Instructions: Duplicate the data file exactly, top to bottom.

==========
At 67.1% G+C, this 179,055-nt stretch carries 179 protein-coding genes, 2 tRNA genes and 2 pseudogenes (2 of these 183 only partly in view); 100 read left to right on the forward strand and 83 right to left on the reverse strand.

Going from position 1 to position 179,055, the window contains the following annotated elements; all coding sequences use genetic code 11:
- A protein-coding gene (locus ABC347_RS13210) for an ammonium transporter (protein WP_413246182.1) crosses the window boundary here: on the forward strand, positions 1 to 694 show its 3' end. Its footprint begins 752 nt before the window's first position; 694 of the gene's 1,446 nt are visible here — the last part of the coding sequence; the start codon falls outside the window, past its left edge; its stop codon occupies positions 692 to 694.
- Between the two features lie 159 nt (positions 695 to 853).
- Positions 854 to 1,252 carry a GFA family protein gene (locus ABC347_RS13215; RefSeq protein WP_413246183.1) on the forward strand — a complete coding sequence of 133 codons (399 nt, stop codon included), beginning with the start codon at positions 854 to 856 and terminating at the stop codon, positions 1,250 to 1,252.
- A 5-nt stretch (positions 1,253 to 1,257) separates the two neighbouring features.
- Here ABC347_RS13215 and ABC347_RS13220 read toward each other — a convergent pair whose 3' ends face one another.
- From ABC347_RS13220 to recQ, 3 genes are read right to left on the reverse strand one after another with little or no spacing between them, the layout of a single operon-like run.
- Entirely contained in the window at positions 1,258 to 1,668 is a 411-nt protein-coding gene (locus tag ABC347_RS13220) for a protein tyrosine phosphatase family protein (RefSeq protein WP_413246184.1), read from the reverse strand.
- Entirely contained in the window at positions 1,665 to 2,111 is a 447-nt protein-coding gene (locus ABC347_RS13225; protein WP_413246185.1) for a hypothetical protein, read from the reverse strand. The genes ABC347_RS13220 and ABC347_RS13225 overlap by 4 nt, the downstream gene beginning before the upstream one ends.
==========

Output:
At 67.1% G+C, this 179,055-nt stretch carries 179 protein-coding genes, 2 tRNA genes and 2 pseudogenes (2 of these 183 only partly in view); 100 read left to right on the forward strand and 83 right to left on the reverse strand.

Going from position 1 to position 179,055, the window contains the following annotated elements; all coding sequences use genetic code 11:
- A protein-coding gene (locus ABC347_RS13210) for an ammonium transporter (protein WP_413246182.1) crosses the window boundary here: on the forward strand, positions 1 to 694 show its 3' end. Its footprint begins 752 nt before the window's first position; 694 of the gene's 1,446 nt are visible here — the last part of the coding sequence; the start codon falls outside the window, past its left edge; its stop codon occupies positions 692 to 694.
- Between the two features lie 159 nt (positions 695 to 853).
- Positions 854 to 1,252 carry a GFA family protein gene (locus ABC347_RS13215; RefSeq protein WP_413246183.1) on the forward strand — a complete coding sequence of 133 codons (399 nt, stop codon included), beginning with the start codon at positions 854 to 856 and terminating at the stop codon, positions 1,250 to 1,252.
- A 5-nt stretch (positions 1,253 to 1,257) separates the two neighbouring features.
- Here ABC347_RS13215 and ABC347_RS13220 read toward each other — a convergent pair whose 3' ends face one another.
- From ABC347_RS13220 to recQ, 3 genes are read right to left on the reverse strand one after another with little or no spacing between them, the layout of a single operon-like run.
- Entirely contained in the window at positions 1,258 to 1,668 is a 411-nt protein-coding gene (locus tag ABC347_RS13220) for a protein tyrosine phosphatase family protein (RefSeq protein WP_413246184.1), read from the reverse strand.
- Entirely contained in the window at positions 1,665 to 2,111 is a 447-nt protein-coding gene (locus ABC347_RS13225; protein WP_413246185.1) for a hypothetical protein, read from the reverse strand. The genes ABC347_RS13220 and ABC347_RS13225 overlap by 4 nt, the downstream gene beginning before the upstream one ends.